public static void Ror(ref this ulong ul, int N) => ul = (ul << (64 - N)) | (ul >> N);
///   note: ---^        ^---^--- extension method can now use 'ref' for ByRef semantics

Usually I would be sure to put [MethodImpl(MethodImplOptions.AggressiveInlining)] on small methods like these, but after some investigation (on x64) I found out that it's not necessary at all here. If the JIT determines the method is eligible (for example, if you uncheck the VisualStudio debugger checkbox 'Suppress JIT Optimization', which is enabled by default) the methods will inlined regardless, and that is the case here.

In case the term is unfamiliar, JIT, or "just-in-time" refers to the one-time conversion of IL instructions into native code tuned for the platform detected at runtime, a process which happens on-demand, per-method as a .NET program runs.

To demonstrate the use of a by-ref extension method, I'll focus just on the first method shown above "rotate left", and compare the JIT output between the traditional by-value extension method and the newer by-ref approach. Here are the two test methods to be compared on x64 Release in .NET 4.7 on Windows 10. As noted above, this will be with JIT optimization 'not-suppressed', so under these test conditions as you'll see, the functions will completely disappear into inline code.

static ulong Rol_ByVal(this ulong ul) => (ul << 1) | (ul >> 63);

static void Rol_ByRef(ref this ulong ul) => ul = (ul << 1) | (ul >> 63);
//                 notice reassignment here ---^  (c̲a̲l̲l̲e̲e̲ doing it instead of caller)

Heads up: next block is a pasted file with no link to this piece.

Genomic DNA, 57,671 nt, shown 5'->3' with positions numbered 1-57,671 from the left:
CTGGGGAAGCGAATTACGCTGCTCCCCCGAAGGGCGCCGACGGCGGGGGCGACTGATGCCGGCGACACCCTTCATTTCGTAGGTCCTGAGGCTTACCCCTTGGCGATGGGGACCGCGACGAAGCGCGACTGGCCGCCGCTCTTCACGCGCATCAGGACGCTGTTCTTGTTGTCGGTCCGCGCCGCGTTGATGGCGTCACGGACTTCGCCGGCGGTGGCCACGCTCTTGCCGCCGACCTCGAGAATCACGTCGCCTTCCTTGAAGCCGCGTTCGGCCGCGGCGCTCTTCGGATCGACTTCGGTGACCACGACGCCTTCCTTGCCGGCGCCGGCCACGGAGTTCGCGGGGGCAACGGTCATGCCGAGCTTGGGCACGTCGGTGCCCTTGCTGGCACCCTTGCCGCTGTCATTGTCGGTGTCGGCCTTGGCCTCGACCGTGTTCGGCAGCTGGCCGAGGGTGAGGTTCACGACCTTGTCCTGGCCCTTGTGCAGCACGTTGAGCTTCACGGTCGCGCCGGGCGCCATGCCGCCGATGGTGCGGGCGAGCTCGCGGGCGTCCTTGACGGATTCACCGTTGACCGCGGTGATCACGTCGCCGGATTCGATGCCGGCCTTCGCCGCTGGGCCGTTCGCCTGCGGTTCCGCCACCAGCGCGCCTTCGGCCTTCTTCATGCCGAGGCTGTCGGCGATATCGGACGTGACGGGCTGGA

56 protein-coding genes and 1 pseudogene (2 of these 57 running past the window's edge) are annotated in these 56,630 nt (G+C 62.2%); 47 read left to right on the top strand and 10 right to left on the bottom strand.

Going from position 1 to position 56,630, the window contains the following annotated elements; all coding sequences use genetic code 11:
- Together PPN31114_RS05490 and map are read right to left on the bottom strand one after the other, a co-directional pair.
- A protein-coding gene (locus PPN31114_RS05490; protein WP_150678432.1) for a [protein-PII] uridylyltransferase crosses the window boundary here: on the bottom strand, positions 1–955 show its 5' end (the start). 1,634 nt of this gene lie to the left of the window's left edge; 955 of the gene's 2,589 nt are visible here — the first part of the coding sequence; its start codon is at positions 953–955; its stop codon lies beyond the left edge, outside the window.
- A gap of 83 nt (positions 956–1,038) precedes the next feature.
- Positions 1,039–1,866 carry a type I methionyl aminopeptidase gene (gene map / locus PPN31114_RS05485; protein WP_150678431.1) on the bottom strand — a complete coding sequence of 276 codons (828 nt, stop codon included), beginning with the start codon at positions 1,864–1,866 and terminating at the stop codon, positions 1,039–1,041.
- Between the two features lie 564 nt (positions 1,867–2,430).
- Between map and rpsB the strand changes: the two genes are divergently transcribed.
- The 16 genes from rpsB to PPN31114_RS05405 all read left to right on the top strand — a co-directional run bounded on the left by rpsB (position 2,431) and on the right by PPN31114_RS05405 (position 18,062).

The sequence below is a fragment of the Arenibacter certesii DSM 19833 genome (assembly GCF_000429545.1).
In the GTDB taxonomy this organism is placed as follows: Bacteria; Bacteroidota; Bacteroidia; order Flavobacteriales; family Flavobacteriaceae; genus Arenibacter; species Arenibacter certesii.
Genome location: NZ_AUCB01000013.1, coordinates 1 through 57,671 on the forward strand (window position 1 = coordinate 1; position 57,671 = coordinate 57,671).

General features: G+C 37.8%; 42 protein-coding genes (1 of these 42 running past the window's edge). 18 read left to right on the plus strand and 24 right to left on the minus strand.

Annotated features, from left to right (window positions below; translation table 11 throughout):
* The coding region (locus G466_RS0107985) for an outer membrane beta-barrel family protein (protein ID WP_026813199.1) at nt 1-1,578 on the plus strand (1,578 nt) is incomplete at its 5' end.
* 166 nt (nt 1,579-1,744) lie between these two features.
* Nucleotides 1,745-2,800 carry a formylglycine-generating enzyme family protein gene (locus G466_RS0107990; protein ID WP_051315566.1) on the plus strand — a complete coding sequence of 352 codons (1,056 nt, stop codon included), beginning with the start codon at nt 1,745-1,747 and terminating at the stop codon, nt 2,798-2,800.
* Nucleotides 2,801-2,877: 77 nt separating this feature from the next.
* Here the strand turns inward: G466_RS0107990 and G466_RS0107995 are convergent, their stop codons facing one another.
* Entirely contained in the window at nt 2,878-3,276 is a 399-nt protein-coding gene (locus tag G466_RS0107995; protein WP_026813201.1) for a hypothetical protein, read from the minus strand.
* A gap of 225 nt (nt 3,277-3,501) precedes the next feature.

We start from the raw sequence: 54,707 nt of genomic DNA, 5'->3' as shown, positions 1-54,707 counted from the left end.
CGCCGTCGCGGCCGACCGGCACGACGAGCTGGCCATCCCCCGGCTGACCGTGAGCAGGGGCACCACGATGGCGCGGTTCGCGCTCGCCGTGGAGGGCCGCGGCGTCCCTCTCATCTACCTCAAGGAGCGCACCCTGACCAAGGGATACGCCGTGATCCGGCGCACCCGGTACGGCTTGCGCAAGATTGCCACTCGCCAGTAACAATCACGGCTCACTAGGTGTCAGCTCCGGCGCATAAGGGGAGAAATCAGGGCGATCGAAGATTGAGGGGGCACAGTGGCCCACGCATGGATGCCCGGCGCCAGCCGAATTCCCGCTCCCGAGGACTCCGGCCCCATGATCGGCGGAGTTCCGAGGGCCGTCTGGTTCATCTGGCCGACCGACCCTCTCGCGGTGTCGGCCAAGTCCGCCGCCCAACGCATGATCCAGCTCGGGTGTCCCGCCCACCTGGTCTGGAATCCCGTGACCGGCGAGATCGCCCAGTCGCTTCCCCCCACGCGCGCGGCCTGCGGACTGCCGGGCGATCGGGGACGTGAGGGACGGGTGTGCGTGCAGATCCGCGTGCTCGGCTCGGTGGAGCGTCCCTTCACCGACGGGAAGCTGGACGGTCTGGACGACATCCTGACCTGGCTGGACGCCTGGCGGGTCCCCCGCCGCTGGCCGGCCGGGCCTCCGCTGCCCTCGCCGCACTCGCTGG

And here is the C# code for each corresponding call site. Since the fully JIT-optimized AMD64 code is so small, I can just include it here as well. This is the optimal case:

static ulong x = 1;   // static so it won't be optimized away in this simple test

// ------- ByVal extension method; c̲a̲l̲l̲e̲r̲ must reassign 'x' with the result -------

                     x = x.Rol_ByVal();
// 00007FF969CC0481  mov         rax,qword ptr [7FF969BA4888h]  
// 00007FF969CC0487  rol         rax,1  
// 00007FF969CC048A  mov         qword ptr [7FF969BA4888h],rax  


// ------- New in C#7, ByRef extension method can directly alter 'x' in-situ -------

                     x.Rol_ByRef(); 
// 00007FF969CC0491  rol         qword ptr [7FF969BA4888h],1  

Wow. Yes, that's no joke. Right off the bat we can see that the glaring lack of an OpCodes.Rot-family of instructions in the ECMA CIL (.NET) intermediate language is pretty much of a non-issue; The jitter was able to see through our pile of C# workaround code (ul << 1) | (ul >> 63) to divine its essential intent, which in both cases the x64 JIT implements by simply emitting a native rol instruction. Impressively, the ByRef version uses a single instruction to perform the rotation directly on the main-memory target address without even loading it into a register.

In the ByVal case, you can still see a residual trace of the excess copying which was necessary to leave the caller's original value unchanged, prior to the called method being entirely optimized-away (as is the essence of value-type semantics). For integer rotate here, it's just an extra fetch/store of the target integer into a 64-bit register rax.

To clarify that, let's re-suppress JIT optimizations in the debugging session. Doing so will make our helper extension methods come back, with full bodies and stack frames to better explain the first sentence of the preceding paragraph. First, let's look at the call sites. Here we can see the effect of traditional ValueType semantics, which boils down to ensuring that no lower stack frame can manipulate any parent frame's ValueType copies: